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Council hears plan of action for homelessness in Turlock
The Turlock City Council’s Ad Hoc Committee on Homelessness’ plan recommends Turlock continue to work with local service providers, but also consider working more closely with the city’s churches (Journal file photo).

Vice Mayor Pam Franco and Council member Rebecka Monez unveiled their highly-anticipated recommendations for addressing Turlock’s homelessness crisis during Tuesday night’s City Council meeting, presenting a multifaceted strategy divided into nine parts. 

Franco and Monez were appointed by Mayor Amy Bublak to form an Ad Hoc Committee on Homelessness in June 2021, and since then have consulted with local healthcare agencies, homeless shelter providers, churches and more in order to create their plan. Pointing to a report published by Legacy Health Endowment in 2019 which underscores Turlock’s problems in addressing homelessness, the presented plan emphasized the importance of helping those in need while also encouraging and enforcing community standards. 

A previous local emergency declared by the City of Turlock removed large encampments from the City’s streets, Monez explained, and the current local emergency is focused on long term solutions. 

“Now we’re looking into moving into the direction of addressing the very serious underlying triggers and circumstances of homelessness, which is primarily mental health, illness and substance use disorders,” Monez said. “For us to be able to effectively and compassionately help those that are suffering from homelessness, we absolutely have to address the underlying root cause and can’t just keep putting a Band-Aid on it…”

Tuesday’s presentation was simply an information item, and while the Ad Hoc Committee on Homelessness did explore the costs of helping to fund Turlock’s local nonprofits, any spending will be brought back for approval at a later date. 

In short, the plan aims to make strides in helping homeless individuals through providing beds and access to healthcare, mental health treatment and other options. Monez made it clear that a priority of the plan is to also protect the rights of Turlock citizens to live in a clean and safe city.

The plan recommends Turlock continue to work with local service providers, but also consider working more closely with the city’s churches, who the report states are more than willing to help — even offering to allow homeless individuals to stay at their sites. The committee also recommends Turlock police officers and City employees receive training in dealing with homeless individuals compassionately, with the Turlock-based Genesis Behavior Center offering training as part of what would be a pilot program.

The plan also calls for working to prevent homelessness before it occurs, especially in families with children, and providing immediate care and intervention to homeless individuals who are discharged from the hospital through Covenant Care at Home. Vacant or underutilized City land would also be explored as viable options for long term solutions as part of the plan, and First Behavioral Health Urgent Care Center is suggested as a provider for bilingual social workers to provide services to the homeless at a cost of $400,000. Another contract with a mobile healthcare services clinic is estimated to cost $350,000. Legacy Health Endowment is also seeking a grant of $200,000, which the organization will match, to provide no-cost family care for families caring for aging parents, those with dementia or Alzheimer’s and disabled children or adults.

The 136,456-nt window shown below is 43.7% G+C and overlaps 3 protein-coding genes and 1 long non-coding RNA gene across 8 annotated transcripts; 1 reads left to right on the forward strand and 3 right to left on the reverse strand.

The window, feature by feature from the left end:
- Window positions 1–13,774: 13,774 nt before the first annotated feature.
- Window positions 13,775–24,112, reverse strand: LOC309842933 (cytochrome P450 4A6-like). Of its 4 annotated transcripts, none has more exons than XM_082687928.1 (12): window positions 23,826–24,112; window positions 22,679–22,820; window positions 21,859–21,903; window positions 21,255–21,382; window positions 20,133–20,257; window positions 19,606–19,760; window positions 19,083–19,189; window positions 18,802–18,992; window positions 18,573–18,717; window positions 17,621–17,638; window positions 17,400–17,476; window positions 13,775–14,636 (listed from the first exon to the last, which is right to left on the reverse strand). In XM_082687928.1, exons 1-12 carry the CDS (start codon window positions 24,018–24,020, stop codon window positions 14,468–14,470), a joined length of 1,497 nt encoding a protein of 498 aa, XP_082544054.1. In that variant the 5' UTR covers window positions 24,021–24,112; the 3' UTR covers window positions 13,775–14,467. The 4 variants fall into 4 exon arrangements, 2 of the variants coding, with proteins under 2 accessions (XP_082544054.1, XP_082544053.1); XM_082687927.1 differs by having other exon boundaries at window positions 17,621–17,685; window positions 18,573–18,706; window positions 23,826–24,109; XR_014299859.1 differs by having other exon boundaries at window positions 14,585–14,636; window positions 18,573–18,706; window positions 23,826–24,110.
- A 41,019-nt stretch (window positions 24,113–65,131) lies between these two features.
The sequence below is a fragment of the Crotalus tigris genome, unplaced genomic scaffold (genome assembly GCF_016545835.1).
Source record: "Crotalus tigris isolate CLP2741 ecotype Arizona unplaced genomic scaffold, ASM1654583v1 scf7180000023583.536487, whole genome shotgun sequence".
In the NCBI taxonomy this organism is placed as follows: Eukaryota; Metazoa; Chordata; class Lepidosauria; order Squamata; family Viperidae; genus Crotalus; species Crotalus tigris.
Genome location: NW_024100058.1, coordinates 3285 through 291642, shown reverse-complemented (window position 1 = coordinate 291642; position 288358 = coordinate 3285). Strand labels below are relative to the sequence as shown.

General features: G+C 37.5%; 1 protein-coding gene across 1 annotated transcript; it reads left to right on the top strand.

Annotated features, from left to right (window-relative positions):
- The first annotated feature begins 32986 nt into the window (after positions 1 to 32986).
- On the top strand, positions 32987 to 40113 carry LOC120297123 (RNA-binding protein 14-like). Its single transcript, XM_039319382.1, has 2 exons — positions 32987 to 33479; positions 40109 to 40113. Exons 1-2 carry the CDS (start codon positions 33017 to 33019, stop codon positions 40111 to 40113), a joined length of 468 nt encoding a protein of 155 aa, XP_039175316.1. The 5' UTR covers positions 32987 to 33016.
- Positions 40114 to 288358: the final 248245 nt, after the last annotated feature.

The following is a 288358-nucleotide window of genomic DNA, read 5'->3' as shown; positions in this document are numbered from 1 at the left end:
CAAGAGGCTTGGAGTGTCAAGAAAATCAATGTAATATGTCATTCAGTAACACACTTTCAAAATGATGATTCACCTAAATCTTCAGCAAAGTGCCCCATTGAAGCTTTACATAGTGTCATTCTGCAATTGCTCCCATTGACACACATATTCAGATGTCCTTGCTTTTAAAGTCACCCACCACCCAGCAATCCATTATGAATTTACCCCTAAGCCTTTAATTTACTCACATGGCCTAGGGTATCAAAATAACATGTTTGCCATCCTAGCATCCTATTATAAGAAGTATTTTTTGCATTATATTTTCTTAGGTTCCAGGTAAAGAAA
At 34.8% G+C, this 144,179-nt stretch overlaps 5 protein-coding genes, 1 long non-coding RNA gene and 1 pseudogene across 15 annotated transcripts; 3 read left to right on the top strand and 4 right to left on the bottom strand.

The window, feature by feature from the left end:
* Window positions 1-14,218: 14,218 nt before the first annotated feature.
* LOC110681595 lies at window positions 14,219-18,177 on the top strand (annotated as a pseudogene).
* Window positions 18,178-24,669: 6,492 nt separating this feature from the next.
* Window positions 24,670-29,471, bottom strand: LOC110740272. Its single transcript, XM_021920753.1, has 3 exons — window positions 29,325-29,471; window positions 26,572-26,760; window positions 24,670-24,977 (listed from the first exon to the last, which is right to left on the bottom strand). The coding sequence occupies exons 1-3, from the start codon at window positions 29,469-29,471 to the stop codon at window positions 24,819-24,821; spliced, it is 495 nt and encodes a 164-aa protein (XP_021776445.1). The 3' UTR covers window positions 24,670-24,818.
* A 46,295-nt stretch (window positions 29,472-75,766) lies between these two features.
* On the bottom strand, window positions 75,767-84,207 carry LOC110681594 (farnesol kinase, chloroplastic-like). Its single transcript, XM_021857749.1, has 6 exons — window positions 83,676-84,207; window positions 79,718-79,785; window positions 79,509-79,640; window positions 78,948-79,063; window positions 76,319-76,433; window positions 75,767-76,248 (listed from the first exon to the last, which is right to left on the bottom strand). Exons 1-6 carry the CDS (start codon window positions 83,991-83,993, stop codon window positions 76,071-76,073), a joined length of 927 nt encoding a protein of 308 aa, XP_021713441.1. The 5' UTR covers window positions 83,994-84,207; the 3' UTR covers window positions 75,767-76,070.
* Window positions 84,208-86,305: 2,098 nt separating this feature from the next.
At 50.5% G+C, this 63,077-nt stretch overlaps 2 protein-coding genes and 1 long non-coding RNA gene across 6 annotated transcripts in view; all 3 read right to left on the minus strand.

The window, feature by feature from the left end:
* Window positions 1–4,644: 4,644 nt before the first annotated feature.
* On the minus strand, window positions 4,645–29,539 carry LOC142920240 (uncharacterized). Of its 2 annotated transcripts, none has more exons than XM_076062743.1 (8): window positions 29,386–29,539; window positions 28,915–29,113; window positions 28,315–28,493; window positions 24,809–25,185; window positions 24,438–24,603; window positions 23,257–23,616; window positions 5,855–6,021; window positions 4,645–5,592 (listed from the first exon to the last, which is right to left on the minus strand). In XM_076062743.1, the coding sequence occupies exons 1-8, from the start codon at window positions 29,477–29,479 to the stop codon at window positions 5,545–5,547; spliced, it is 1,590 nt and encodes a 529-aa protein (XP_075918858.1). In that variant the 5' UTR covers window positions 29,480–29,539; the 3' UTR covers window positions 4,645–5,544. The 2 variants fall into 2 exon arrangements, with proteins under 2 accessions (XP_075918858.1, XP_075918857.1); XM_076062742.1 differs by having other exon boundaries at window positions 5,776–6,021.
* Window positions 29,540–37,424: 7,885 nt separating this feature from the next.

Monez also said she hopes Turlock can serve as a leader when it comes to legislation, and recommends the City advocate for reform of laws that prevent enforcement of local ordinances. The plan also addresses housing in addition to shelter beds, as well as anti-panhandling signs outside of local businesses.

The committee also recommended that evaluations should take place every six months so that the City can decide whether or not to continue funding various efforts that work or don’t work. 

“Going forward, I want to operate on the premise that this homeless plan is going to be a living plan…This is not something that I want to just put forward and then we walk away and don’t look at it,” Monez said. “It’s critical that we keep tabs on this plan…Because folks, if there is one thing I’ve learned over the last eight months, there is no one-size-fits-all approach.”

Some community members questioned the effectiveness of the plan, given the ever-growing crisis, but Council member Andrew Nosrati pointed out that homelessness is something affecting not just Turlock, but the entire state. Others who spoke during public comment wondered if the plan was criminalizing homelessness, since there is emphasis on enforcement.

“I have to trust that my colleagues and everyone that’s working on this issue does have an incredible degree of compassion and empathy for those that are suffering, and we’re doing this because we want to see things better for people,” Nosrati said. “I know it’s a very politicized issue and sometimes we get upset about the methods in which we’re going to be trying to address it, but I think you know from seeing what I’m seeing here and the fact that this is being prioritized speaks to the fact that there is a strong degree of compassion.”

The Council voted unanimously to accept the Ad Hoc Committee’s report, directing city manager Reagan Wilson to return to Council with proposed expenditures to be voted on. To view the report in full, visit and scroll to agenda item 9A.